On the first day of school, I avoided any serious talk of syllabi, grading, etc, and instead chose to do some math. In Algebra, this was a "Graphing Stories" activity, while in Statistics, we looked at the court case of Kristen Gilbert, an "Angel of Death" nurse. The next day, though, it was time to get to the district required stuff - syllabus, pre-test, handing out textbooks, etc. In Algebra 2, I discussed SBG, but they really didn't get it much then. I told the Alg2 kiddos that we would have a quiz on Monday and it was material they would be held accountable for, even though I did not teach it. I handed each student an Assignment Sheet that listed Chapter 1's objectives and practice problems for each objective. I told them the quiz on Monday would cover Lessons 1.1-1.3 (a total of 5 objectives), so I would suggest they look over those practice problems over the weekend for those objectives.
The, Monday came... I gave my Alg2 classes a quiz over 1.1-1.3 and also went into more detail on how SBG worked. Each objective had it's own section on the quiz and had 3 problems of varying degrees of difficulty. I explained that if there was a section they struggled on, they could remediate and reassess. That night was a shock to my system though! It took me 5 hours to grade 58 quizzes!!! I went through first and marked all of the perfectly correct problems with a C and then then back through the others with more detail. It was a time consuming process to say the least! One thing I discovered was that either their arithmetic skills are lacking or they are very careless, because there were a LOT of minor errors! On Tuesday, I handed back the quizzes and explained to the students what the scale (0-4) meant and how it would show up on the online gradebook. Pretty much, here's an idea of how the scale works:
4 = 100% correct on all three questions = 10/10 in GB
3.5 = all three correct, but with single minor error = 9/10 in GB
3 = two questions correct, or all three w/ multiple minor errors = 8.5/10 in GB
0.5 = no questions correct, but valid attempt made = 5/10 in GB
0 = no attempt at all = 0/10 in GB
When I handed them back, I had the students write their scores on their assignment sheet, and then went over this scale, I explained that they could reassess any skill they wanted to, BUT, they had to show proof of remediation first. They could bring in their completed practice problems, they could go to a tutor and bring back proof, they could do a variety of things, but they had to show me that they worked on that objective before I would allow them to reassess.
Thankfully, my "Partner in Crime" - the teacher next door that is just an amazing person to work with - is trying SBG with me, so we sat down and ironed out some more details after seeing how long this process had taken. We recognized right away that we would need to have some rules in place to keep ourselves sane if we were to do this all year. Here's some of the guidelines we came up with:
- Show remediation/HW when you appear for reassessment. If seeing a tutor, the tutor must sign off (with date) on your remediation work/notes.
- Students can’t get tutoring and reassessment during the same session. (We don't want students storing info into short term memory)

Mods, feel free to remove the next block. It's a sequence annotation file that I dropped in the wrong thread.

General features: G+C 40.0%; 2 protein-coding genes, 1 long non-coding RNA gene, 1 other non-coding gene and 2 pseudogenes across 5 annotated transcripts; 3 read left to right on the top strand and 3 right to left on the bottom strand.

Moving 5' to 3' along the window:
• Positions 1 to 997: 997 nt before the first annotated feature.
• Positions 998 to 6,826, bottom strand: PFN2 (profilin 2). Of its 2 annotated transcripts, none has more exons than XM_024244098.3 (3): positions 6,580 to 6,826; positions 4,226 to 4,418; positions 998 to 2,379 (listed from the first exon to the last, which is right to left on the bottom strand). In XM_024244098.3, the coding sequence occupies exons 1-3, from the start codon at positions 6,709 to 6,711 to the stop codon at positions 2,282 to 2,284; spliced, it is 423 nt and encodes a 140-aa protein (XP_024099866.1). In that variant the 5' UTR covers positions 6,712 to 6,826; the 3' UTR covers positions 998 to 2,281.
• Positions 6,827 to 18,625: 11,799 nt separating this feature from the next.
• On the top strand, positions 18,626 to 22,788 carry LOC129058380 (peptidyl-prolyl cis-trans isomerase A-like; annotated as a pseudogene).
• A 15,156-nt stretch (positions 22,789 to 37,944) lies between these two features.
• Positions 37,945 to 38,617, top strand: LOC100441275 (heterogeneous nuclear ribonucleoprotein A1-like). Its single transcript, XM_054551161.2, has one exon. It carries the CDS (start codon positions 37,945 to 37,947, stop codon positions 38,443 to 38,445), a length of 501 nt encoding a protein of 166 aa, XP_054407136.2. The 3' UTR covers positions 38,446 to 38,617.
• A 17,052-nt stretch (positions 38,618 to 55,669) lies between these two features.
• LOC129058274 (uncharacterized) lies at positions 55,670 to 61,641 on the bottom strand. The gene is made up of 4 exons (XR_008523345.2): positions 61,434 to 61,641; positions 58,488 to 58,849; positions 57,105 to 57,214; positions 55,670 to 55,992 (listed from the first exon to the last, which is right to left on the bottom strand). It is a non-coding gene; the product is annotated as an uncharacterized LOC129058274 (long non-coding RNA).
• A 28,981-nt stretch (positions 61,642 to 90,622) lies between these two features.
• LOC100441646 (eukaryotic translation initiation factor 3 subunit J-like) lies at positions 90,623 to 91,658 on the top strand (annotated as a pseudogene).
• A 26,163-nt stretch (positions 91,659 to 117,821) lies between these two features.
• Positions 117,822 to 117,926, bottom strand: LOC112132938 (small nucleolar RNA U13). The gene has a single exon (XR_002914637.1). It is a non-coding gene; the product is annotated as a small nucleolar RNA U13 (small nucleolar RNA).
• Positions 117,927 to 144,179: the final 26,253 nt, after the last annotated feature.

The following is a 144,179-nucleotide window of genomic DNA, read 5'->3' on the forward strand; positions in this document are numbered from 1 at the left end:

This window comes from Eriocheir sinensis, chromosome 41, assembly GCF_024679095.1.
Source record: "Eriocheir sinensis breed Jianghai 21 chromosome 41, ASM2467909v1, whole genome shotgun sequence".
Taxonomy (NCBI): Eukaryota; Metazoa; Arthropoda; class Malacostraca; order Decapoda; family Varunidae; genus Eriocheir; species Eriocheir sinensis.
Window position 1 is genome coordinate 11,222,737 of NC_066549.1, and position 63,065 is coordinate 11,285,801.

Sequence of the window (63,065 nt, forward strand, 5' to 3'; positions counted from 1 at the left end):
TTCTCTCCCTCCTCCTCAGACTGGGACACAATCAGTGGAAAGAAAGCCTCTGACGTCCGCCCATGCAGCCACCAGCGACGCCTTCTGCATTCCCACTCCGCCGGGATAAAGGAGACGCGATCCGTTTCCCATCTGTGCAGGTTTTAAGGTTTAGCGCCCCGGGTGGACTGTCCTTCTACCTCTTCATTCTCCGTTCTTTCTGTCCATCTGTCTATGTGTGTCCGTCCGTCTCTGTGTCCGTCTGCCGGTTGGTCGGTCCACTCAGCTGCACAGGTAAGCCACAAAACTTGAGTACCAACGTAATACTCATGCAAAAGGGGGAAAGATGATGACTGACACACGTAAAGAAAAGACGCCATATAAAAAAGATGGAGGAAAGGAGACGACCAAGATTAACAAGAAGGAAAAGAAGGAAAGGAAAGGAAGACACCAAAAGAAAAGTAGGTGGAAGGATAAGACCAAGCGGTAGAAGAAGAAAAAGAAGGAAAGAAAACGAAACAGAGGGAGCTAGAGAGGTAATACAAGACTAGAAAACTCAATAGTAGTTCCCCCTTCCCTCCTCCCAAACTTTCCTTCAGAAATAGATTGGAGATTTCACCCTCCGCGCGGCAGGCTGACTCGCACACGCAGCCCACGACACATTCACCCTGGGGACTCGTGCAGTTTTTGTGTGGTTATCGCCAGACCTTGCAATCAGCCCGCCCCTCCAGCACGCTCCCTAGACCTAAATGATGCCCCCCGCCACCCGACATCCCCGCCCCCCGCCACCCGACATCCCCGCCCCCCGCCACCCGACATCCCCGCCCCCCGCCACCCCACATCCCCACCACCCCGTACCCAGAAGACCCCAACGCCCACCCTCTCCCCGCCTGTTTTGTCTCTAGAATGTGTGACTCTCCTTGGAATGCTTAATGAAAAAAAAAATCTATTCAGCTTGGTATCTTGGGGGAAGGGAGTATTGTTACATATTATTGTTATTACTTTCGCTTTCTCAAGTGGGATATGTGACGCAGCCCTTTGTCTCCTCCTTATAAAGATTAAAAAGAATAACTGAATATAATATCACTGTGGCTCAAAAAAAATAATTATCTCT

- Reassessment days are limited to Mondays and Wednesdays before and after school and during Homeroom period, all by appointment.
- Appointments must be made 24 hours in advance, and you must let us know which LT's you plan to reassess.
- In one session, only LTs from the same quiz may be reassessed.
- LTs should be reassessed in a timely manner, typically within one or two weeks of original quiz return.
After handing back their quizzes, I taught the first official lesson of Alg2 - solving absolute value equations. The next day, I gave a "Checkpoint" of 2 abs value equation questions. When students completed the Checkpoint, they raised their hand and I picked up their paper. As a class, we then worked the problems together so kids would immediately know how well they did. We also talked about if they struggled on the checkpoint, that was a key indicator to them that they needed to make sure and practice on that objective. Then, that night, I looked over the Checkpoints and wrote feedback on them (not a grade) so that students would have a permanent record to refer back to. This process continued for several days and then it was time for another quiz. The quiz over Lessons 1.4-1.6 had 4 objectives plus a Previous Knowledge section. Each of the 4 objectives had 3 questions each and graded by the above scale. The PK section also had 3 questions, one each from 3 separate objectives from the previous quiz. The PK section is not reported in the gradebook, it is only for information. After quizzing, we continued on to Chapter 2 and instead of giving traditional tests per chapter, we plan to test periodically over a chunk of learning targets. We want the studets to get away from the idea of "this chapter is over, we tested on it, now we can forget it".
That brings us to now - this week we will be testing for the first time and as part of that, will be teaching the students HOW to study for a math test. Overall, this process has been rewarding, but a lot more time-consuming than I had anticipated. I have really liked being able to see where students have struggled specifically, and it's been interesting that almost every student has had at least one objective that they did very well in. Before, that success would have been hidden in the overall score. I've also appreciated the feedback from the parents and students when they see their scores and knowing what exactly it is they need to work on. There are still a few kinks to work out (especially in terms of time needed to grade), but I'm getting there :)
Now, off for a pedi and relaxation time! Have a great day :)